There are hundreds of blog on Darfur out there in the blogosphere. Most are unfortunately parroting the same crap they read or hear in the media. There are many inaccuracies floating around (too many). The majority of my blogging when I first started was aimed at explaining the complexities and correcting the inaccuracies, the most famous ones being the whole “Arabs Vs Africans” and “rebels: good, government: bad” narratives. Early and long time readers of this blog know that it’s “Bad Vs Worse”.
(For the sake of new readers, I’ll dig up all the important posts I wrote regarding the aforementioned and I’ll arrange them in the “Best of this Blog” section.)
Anyways, today I want to bring your attention to two excellent blogs which don’t contain the usual and annoying inaccuracies you see elsewhere.
Andrew Heavens, a journalist, has been writing a nice series of short posts at his blog. He’s now based in Sudan. Rob Crilly is also a journalist who travels to Sudan quite often. In fact he just returned from Darfur back to Nairobi recently. They’ve got some good stuff and by going through their posts, one can observe they have a deep understanding of what’s happening.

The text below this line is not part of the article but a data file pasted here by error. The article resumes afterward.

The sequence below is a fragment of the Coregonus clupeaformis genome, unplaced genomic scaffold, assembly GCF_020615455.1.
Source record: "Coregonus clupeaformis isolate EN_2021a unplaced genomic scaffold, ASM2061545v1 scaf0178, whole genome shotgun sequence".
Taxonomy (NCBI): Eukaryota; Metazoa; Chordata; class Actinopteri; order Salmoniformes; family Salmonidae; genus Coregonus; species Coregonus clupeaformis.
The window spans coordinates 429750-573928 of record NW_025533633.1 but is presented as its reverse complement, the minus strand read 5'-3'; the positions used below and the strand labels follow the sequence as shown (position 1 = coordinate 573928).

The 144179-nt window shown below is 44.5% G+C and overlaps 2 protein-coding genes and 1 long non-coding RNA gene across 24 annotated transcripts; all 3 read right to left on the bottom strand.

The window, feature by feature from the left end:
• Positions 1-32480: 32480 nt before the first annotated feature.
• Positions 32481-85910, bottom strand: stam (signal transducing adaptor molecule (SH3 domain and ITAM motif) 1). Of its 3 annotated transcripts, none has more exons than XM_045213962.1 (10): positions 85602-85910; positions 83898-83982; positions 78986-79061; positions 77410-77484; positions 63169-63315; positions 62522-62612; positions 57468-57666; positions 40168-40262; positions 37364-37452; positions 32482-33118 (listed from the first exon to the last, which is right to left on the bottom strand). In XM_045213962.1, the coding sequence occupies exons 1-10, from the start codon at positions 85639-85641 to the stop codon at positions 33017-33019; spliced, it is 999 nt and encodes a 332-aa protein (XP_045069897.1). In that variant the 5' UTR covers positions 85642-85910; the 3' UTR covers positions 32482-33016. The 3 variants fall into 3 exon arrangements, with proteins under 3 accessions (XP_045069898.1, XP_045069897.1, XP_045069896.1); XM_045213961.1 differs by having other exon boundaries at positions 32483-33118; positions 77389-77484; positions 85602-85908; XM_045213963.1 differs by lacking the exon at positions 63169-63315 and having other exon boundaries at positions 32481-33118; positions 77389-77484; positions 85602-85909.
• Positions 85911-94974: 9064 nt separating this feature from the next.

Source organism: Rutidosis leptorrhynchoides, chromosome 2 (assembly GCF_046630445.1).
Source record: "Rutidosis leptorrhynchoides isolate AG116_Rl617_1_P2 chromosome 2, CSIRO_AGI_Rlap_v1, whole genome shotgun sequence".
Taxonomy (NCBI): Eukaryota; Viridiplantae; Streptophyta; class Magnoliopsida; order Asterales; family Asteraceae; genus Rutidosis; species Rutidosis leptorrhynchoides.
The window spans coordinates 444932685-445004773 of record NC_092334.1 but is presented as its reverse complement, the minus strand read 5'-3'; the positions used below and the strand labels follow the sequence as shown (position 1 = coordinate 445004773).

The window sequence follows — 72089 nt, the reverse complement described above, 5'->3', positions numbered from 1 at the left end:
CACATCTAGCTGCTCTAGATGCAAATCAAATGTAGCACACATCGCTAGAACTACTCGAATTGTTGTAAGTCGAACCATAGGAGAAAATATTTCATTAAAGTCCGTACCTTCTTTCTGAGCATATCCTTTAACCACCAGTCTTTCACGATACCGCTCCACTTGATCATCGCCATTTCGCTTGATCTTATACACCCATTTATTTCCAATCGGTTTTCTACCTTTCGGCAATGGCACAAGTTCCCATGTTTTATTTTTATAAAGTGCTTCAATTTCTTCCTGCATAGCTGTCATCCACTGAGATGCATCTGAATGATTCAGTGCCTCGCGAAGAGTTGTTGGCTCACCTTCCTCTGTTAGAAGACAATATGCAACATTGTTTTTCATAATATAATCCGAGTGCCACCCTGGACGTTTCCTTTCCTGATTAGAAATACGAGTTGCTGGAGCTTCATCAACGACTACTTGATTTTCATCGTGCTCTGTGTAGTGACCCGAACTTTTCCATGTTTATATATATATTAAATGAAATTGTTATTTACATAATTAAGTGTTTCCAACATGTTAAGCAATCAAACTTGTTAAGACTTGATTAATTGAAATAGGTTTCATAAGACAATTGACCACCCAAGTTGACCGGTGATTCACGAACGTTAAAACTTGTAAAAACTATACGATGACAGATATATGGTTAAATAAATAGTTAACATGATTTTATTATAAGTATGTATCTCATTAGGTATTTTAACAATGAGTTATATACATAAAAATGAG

See what Rob Crilly has to say in his post “Shades of Gray“:
Every time I visit Sudan or write about the conflict in Darfur, I am struck by the same feelings of inadequacy. By and large the crisis there is badly reported.
… Nevermind the fact that everyone in Darfur is black and African, and the term Arab is often used by tribes to signal that they are nomads and aspire to some sort of “higher” social status. If the rest of that analysis was true, it was maybe only true for a month or so in 2004. Things are very different now. “Arabs” have joined the rebels and the government has its own “black, Africans”.
… I also met a former rebel commander in El Fasher. He had quit the movement two years earlier after becoming frustrated at the leadership’s preference for using civilian villages as bases. “They seemed to want to use civilian suffering caused by government and Janjaweed attacks in their PR campaign,” he told me in the offices of the human rights organisation where he now works.
… The rebels have a reasonable argument that their province has been marginalised for decades. My point is that there is more to a thinking, sensible, reasoned analysis than simply believing that it’s a case of good guys against bad guys.